RMM 2017 – Problems 2, 3 and 6

In the previous post, I discussed Problems 1, 4 and 5 from this year’s Romanian Master of Mathematics competition. In this post, I discuss the harder problems (modulo my subjective appreciation of difficulty).

Problem 2

Determine all positive integers n satisfying the following condition: for every monic polynomial P of degree at most n with integer coefficients, there exists a positive integer k \leq n, and (k+1) distinct integers x_1,\ldots,x_{k+1} such that

P(x_1) + P(x_2) + \cdots + P(x_k) = P(x_{k+1}).

Parsing this question deserve at least a moment. Straight after a first reading, I find it worth writing down any key quantifiers which I might forget later. Here, it’s the words at most. If you want to show the statement holds for n=2, you need to investigate monic polynomials with degree zero, one and two. You should also make sure that any instances of x_i really are always distinct.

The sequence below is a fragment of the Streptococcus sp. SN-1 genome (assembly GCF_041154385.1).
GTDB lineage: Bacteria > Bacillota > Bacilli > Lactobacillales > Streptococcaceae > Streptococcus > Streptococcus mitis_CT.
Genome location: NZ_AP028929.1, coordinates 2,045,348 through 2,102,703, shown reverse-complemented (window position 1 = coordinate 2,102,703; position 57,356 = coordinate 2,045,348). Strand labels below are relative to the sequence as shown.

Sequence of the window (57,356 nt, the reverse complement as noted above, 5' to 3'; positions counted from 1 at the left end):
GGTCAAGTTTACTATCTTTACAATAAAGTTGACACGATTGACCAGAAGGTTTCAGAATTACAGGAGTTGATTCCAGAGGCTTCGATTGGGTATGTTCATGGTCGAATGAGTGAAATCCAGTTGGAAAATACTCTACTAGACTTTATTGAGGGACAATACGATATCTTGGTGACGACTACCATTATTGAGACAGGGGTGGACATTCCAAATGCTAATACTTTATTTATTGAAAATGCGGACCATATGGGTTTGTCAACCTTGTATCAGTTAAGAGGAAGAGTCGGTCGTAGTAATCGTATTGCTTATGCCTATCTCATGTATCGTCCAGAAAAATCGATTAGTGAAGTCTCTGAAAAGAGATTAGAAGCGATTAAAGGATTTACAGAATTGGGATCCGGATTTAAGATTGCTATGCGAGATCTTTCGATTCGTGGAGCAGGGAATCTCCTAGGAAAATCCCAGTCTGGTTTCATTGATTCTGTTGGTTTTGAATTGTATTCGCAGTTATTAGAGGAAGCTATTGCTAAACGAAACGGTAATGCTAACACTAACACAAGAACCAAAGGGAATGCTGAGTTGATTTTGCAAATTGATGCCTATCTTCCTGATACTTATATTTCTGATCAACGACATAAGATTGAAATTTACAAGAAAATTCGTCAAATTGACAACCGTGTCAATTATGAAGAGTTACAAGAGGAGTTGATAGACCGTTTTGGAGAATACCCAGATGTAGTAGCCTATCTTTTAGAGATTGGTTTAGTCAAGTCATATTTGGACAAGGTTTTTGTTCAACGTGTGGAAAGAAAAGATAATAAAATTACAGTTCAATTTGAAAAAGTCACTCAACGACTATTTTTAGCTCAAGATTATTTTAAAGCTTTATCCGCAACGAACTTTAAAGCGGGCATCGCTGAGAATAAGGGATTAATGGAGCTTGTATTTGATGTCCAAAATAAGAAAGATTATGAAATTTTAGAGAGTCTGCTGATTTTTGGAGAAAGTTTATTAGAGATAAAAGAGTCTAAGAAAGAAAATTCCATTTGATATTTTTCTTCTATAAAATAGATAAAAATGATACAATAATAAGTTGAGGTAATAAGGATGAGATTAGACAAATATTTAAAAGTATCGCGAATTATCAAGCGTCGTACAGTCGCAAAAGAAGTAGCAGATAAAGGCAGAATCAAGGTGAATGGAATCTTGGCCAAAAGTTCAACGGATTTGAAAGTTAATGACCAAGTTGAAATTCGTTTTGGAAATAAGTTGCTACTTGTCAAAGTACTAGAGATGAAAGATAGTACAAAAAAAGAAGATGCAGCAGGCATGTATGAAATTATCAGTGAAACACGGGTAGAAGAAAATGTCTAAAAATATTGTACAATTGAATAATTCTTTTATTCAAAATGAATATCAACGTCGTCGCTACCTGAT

This matters in competitions! Two of our contestants failed to get the mark for showing n=2 works, precisely because of not checking the linear case, and a third could have lost it for using examples which are sometimes not distinct. On hard papers, one mark actually is the difference between triumph and frustration. And of course it matters outside competitions too, since small cases are exactly what your reader might examine first, to check they understand the problem posed, so it’s not a good place for awkward errors.

I started by trying to show that it couldn’t possibly happen that every polynomial with degree at most n had this property, for some combinatorial reason. For example, that if every set of distinct integers could only be a solution set for a small number of polynomials, then we would end up with not enough polynomials. But I couldn’t make this work at all; every bound ended up heavily in the wrong direction.